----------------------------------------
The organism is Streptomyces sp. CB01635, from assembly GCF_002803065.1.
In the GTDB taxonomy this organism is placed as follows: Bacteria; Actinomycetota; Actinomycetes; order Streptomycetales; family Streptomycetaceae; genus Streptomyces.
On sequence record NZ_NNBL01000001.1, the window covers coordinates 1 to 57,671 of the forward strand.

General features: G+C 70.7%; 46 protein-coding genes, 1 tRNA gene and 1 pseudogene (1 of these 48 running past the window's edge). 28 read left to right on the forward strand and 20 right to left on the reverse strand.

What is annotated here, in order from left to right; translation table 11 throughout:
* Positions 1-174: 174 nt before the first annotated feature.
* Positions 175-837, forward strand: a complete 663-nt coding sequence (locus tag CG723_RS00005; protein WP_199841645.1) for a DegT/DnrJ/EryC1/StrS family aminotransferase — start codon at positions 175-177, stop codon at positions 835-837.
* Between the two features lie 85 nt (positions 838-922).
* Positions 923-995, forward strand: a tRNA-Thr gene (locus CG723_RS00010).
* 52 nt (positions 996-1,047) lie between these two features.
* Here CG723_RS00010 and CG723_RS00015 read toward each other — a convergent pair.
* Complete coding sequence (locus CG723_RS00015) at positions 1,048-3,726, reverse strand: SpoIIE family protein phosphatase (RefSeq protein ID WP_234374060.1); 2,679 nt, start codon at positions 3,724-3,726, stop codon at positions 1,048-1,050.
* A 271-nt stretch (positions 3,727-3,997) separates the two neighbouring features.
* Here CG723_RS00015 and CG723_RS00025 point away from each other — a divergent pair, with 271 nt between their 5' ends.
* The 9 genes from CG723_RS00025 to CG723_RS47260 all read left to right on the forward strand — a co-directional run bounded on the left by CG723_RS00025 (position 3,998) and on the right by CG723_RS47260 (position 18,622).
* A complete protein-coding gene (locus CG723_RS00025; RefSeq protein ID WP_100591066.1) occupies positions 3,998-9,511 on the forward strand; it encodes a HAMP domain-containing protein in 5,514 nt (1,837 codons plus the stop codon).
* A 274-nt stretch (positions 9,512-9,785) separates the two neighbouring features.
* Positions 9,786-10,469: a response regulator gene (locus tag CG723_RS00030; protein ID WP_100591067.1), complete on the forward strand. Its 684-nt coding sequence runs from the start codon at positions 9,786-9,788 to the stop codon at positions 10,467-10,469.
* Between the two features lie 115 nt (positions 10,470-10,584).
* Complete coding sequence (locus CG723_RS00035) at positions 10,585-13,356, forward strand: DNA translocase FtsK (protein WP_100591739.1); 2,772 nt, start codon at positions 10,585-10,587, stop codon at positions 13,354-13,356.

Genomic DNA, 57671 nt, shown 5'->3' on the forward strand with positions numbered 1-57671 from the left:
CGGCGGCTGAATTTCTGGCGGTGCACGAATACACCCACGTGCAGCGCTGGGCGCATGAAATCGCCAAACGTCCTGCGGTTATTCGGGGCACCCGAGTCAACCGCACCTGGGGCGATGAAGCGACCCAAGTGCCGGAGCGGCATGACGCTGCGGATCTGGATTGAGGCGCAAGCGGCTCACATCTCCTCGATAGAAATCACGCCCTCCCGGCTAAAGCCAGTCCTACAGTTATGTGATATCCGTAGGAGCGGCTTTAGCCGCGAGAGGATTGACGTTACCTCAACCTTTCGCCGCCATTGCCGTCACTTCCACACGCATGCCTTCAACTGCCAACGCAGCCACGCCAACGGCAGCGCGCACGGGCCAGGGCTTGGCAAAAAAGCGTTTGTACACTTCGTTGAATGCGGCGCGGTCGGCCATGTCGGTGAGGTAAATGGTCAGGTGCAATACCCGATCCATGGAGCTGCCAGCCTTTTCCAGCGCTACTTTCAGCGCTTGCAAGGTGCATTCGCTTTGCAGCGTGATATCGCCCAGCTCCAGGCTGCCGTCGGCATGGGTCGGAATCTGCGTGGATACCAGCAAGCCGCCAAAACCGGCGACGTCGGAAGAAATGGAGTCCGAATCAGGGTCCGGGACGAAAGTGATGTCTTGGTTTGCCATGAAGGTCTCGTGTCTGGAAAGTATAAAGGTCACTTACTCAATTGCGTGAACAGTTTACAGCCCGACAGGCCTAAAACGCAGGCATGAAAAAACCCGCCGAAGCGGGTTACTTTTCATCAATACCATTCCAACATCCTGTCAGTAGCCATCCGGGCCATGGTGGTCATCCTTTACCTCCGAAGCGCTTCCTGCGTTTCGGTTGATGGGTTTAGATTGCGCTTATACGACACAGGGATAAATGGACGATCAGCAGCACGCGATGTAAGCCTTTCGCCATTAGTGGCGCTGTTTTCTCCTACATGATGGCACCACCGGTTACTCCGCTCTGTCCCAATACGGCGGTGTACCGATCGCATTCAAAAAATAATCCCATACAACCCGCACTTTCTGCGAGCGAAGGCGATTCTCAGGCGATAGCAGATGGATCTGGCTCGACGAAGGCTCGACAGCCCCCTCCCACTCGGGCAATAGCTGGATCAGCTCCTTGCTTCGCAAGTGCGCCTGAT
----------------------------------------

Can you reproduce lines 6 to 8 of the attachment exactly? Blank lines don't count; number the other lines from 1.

* Positions 1-174: 174 nt before the first annotated feature.
* Positions 175-837, forward strand: a complete 663-nt coding sequence (locus tag CG723_RS00005; protein WP_199841645.1) for a DegT/DnrJ/EryC1/StrS family aminotransferase — start codon at positions 175-177, stop codon at positions 835-837.
* Between the two features lie 85 nt (positions 838-922).